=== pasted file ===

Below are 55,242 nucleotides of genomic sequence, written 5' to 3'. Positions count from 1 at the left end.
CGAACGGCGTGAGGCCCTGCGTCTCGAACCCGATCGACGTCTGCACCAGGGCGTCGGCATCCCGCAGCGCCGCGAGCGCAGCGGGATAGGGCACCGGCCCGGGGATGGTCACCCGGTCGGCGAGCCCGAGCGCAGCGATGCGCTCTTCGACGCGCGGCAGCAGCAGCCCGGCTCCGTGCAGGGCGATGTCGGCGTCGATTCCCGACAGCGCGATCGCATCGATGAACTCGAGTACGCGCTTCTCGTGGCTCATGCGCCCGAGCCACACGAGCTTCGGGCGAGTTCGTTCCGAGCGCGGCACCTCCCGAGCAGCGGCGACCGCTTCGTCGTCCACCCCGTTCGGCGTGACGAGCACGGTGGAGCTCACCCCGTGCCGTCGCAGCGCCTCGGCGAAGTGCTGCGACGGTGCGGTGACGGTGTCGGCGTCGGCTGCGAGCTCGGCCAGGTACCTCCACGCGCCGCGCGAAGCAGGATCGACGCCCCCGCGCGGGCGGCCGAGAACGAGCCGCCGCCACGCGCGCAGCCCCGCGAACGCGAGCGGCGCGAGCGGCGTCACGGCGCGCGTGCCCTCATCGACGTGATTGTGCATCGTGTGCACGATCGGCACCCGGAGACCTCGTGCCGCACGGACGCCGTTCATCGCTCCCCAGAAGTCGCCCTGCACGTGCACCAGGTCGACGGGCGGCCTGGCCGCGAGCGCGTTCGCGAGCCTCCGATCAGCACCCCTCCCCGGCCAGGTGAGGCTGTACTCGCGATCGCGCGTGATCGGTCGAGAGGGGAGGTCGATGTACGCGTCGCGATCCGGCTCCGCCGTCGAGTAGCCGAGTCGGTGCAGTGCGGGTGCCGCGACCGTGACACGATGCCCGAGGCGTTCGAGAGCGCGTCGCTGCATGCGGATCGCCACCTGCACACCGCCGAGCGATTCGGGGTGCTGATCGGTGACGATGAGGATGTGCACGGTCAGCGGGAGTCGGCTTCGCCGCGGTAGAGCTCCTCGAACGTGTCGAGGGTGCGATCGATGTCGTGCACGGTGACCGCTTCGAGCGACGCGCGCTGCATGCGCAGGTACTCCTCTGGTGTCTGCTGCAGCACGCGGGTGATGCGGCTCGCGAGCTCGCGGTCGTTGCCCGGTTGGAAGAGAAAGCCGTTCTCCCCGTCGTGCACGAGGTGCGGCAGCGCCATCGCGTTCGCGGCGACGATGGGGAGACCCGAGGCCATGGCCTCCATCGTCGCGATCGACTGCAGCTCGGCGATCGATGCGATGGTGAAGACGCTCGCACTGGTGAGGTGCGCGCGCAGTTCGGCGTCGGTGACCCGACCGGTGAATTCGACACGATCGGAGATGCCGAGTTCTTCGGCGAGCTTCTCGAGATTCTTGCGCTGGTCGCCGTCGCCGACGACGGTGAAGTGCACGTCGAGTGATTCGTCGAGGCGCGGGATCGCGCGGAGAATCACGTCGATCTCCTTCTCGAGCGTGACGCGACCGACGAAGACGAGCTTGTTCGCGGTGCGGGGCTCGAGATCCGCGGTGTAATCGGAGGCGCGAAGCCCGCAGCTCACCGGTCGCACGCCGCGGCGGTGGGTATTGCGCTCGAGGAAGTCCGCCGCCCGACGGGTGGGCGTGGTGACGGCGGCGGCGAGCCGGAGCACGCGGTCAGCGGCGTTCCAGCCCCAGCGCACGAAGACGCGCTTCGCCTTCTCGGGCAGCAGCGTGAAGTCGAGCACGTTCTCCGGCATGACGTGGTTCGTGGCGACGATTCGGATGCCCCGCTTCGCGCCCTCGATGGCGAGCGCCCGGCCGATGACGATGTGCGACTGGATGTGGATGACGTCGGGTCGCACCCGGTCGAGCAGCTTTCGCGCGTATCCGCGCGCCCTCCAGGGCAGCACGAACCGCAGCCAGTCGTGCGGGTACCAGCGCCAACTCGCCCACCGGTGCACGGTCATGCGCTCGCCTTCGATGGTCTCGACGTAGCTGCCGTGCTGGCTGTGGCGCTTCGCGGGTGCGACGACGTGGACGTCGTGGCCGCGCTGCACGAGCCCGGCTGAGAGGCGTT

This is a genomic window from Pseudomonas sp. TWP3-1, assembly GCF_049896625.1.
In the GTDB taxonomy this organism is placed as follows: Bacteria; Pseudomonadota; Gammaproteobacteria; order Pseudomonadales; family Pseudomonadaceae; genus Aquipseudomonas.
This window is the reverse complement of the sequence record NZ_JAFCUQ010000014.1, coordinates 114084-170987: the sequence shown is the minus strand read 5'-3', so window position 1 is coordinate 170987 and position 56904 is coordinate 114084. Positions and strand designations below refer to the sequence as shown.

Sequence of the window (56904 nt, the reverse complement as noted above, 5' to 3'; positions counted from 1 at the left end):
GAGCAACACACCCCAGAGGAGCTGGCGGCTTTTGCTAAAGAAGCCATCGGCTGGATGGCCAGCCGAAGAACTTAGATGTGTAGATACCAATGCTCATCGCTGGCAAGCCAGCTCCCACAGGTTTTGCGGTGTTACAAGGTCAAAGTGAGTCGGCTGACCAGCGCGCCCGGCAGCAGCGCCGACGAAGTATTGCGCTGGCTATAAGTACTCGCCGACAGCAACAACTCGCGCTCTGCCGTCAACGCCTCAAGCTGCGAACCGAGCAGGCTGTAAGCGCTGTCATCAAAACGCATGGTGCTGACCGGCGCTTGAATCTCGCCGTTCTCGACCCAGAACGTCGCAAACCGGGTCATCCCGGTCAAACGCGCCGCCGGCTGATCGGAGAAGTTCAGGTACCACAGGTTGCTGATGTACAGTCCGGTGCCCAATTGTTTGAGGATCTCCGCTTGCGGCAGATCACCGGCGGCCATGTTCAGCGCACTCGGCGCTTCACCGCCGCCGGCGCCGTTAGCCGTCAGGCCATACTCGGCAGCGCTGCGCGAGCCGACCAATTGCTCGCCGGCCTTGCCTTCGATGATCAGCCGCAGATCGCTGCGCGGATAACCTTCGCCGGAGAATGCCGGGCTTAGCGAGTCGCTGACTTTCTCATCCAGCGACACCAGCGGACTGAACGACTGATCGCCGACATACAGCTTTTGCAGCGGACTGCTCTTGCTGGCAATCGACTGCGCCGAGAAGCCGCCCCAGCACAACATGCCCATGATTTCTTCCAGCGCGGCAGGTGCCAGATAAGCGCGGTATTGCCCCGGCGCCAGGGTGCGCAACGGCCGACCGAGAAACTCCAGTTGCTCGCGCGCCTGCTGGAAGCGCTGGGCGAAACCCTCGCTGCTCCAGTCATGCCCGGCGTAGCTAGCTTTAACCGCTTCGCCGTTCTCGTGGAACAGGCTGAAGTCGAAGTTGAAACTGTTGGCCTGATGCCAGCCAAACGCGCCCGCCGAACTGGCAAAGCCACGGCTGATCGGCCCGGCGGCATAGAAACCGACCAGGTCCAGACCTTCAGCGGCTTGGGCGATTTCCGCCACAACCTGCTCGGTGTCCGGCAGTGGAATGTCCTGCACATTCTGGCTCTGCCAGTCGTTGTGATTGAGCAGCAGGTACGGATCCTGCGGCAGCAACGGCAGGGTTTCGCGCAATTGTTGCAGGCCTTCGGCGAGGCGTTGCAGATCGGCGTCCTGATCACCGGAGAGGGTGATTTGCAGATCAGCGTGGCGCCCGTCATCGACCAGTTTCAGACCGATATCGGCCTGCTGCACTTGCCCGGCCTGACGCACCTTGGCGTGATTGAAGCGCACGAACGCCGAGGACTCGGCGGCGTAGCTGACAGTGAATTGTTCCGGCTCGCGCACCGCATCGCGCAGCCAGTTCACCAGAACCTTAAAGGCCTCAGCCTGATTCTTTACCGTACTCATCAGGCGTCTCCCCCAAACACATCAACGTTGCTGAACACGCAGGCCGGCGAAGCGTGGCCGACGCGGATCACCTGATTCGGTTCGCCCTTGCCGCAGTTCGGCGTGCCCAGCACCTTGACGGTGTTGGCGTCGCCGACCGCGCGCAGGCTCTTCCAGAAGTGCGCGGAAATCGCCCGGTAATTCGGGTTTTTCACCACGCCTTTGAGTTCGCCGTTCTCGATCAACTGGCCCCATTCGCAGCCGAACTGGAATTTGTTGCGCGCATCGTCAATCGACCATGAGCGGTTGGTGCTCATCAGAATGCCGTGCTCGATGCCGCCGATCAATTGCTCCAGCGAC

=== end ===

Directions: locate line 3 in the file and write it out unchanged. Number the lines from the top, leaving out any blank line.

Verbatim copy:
This is a genomic window from Pseudomonas sp. TWP3-1, assembly GCF_049896625.1.